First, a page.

Central Bank of Nigeria, CBN, has strengthened its exchange rate peg slightly to 196.97 to the dollar on the interbank market on Monday, from the mark of 197.00 set two weeks ago, traders said.
Traders said the regulator had announced the change in currency peg via a message, making this the 10th adjustment since the bank introduced tight currency controls in February.
“The CBN sent a broadcast today advising 195.97/196.97 as buying and selling rate on the interbank market at its intervention session,” one dealer said.
Traders said a unit of French Total had sold $90 million to some lenders at the interbank market, but the effect was minimal as the exchange rate remained fixed. Banks are allowed to buy dollars from local units of oil firms at a margin of two naira above the fixed rate.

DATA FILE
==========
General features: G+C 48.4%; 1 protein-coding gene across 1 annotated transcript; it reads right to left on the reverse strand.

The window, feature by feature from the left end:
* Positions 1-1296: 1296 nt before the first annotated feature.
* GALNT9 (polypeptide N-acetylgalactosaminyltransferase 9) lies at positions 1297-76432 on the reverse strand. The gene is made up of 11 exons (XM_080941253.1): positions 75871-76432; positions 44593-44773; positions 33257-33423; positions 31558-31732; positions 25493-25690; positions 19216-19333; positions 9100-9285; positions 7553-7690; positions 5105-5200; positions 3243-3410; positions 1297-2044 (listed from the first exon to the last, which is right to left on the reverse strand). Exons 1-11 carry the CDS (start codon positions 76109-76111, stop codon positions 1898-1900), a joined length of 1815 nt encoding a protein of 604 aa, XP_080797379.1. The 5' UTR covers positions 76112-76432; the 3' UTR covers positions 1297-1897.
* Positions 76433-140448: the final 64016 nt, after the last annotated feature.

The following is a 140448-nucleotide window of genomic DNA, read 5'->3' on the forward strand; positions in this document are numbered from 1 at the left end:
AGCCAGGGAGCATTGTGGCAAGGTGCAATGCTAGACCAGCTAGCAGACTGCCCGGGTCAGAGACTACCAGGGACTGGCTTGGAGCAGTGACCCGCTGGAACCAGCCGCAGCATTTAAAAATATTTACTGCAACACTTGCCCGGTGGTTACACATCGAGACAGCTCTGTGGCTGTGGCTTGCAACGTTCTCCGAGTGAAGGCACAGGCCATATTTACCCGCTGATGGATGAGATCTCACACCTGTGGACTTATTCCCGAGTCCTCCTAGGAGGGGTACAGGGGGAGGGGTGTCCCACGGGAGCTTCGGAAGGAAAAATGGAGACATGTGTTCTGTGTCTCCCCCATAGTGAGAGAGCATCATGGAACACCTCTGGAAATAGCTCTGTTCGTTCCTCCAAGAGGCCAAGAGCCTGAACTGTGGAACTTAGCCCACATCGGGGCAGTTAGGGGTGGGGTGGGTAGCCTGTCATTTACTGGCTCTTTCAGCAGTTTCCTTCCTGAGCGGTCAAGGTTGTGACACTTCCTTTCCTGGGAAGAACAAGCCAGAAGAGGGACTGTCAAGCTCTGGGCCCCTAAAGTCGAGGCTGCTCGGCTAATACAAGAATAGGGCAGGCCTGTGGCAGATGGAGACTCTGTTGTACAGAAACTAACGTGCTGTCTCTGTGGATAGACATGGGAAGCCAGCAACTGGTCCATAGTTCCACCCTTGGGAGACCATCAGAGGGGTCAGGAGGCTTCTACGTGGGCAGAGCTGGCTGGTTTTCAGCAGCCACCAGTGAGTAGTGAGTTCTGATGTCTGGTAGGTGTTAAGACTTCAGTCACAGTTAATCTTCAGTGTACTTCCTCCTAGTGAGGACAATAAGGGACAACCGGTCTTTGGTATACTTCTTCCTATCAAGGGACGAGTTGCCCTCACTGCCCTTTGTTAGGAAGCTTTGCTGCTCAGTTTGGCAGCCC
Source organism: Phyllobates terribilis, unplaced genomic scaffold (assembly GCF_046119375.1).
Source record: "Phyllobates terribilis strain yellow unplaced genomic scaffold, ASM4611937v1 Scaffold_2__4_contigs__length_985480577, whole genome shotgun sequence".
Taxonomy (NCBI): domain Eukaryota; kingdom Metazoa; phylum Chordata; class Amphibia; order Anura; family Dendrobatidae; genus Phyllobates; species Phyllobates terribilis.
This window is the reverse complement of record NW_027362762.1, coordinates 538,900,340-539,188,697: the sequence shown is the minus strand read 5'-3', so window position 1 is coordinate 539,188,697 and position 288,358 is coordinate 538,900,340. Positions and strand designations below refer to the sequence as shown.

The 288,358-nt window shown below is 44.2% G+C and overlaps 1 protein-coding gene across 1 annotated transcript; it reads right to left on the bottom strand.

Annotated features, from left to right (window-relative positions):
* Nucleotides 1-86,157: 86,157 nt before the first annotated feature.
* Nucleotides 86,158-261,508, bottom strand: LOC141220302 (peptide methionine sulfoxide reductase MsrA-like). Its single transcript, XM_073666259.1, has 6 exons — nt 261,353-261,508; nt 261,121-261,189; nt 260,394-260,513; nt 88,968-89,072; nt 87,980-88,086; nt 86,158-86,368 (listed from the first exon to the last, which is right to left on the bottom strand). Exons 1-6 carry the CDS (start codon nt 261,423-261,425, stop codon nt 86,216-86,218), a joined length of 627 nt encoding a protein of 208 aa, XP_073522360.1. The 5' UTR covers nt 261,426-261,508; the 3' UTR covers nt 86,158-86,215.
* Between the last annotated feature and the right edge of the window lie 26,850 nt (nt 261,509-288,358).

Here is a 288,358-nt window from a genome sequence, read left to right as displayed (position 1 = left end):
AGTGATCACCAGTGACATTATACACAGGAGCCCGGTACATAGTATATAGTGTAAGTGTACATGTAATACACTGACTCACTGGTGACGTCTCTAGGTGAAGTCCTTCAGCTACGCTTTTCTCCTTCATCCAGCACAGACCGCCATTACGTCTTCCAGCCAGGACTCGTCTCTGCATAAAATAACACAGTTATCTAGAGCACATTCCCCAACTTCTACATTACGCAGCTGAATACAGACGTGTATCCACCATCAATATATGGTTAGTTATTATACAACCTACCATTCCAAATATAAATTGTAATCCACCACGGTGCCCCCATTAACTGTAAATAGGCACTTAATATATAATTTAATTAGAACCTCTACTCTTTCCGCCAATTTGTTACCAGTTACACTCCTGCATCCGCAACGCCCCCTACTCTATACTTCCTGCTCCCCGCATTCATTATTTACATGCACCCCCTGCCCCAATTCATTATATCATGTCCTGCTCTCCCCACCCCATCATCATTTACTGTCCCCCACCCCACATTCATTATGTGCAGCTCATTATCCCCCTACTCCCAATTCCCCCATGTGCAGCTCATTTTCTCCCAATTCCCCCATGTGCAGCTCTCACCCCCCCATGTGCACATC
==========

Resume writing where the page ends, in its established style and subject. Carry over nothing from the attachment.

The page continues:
The CBN has resisted calls to further devalue the naira in the face of a plunge in vital oil revenues. It devalued the currency last November and later pegged the exchange rate in another de facto devaluation.
But the bank has continued to intervene at the interbank market periodically to provide forex liquidity support for the local currency. It also sells dollars twice-weekly to bureau de change operators as part of efforts to support the naira and narrow the gap between the official and parallel foreign exchange markets.
The local currency traded at 226 to the dollar on the parallel market, slightly weaker than Friday’s price of 225.50.